Pigeon droppings and public health

Disease risk from pigeon droppings is often used to justify killing pigeons, but fresh bird droppings have not been shown to present a health risk.

People may fear that pigeons roosting or nesting nearby, or more specifically the droppings that accompany such sites, are a health threat. These fears usually focus on histoplasmosis, a fungus that grows in dropping-enriched soil, and on diseases caused by Cryptococcus and Salmonella. However, there is little evidence linking pigeons directly to human infections.

Histoplasmosis fungus is common in the eastern and central U.S. as many as 80 percent of people tested in these areas prove to have already been exposed to the fungus without knowing.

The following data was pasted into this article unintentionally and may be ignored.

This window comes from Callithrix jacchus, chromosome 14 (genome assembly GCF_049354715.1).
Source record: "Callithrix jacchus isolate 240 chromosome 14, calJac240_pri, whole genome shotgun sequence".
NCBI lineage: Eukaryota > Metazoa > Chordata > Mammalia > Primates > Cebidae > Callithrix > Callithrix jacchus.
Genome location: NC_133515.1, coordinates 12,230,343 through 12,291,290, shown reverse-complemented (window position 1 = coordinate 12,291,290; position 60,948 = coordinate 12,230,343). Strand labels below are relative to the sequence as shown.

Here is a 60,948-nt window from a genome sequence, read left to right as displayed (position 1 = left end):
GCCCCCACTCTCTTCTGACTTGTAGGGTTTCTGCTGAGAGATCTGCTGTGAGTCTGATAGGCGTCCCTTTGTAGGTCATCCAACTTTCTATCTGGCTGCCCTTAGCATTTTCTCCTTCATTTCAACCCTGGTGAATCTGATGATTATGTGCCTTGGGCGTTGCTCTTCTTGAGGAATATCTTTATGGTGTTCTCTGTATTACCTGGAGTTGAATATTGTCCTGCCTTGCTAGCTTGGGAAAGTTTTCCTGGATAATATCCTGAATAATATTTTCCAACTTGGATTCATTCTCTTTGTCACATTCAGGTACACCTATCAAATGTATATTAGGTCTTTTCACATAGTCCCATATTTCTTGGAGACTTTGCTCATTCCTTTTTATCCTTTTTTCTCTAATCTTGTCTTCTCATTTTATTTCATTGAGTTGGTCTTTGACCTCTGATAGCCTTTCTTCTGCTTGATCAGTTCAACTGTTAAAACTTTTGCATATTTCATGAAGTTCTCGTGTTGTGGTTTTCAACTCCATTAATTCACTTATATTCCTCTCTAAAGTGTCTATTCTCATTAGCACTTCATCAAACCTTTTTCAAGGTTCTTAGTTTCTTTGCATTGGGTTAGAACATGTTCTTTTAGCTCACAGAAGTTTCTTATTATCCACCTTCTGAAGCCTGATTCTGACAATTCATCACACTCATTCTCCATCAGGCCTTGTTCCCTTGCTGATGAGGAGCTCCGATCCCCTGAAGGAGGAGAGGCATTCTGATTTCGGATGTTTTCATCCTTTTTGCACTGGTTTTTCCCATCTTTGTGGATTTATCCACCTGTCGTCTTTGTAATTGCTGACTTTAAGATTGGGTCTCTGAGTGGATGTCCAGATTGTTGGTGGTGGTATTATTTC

According to the Centers for Disease Control, fresh bird droppings on surfaces such as sidewalks and windowsills have not been shown to present a health risk. People should avoid contact with any animal droppings, of course, and ordinary good hygiene, such as washing hands and leaving shoes at the door, are adequate prevention if you accidentally come into contact with animal droppings.

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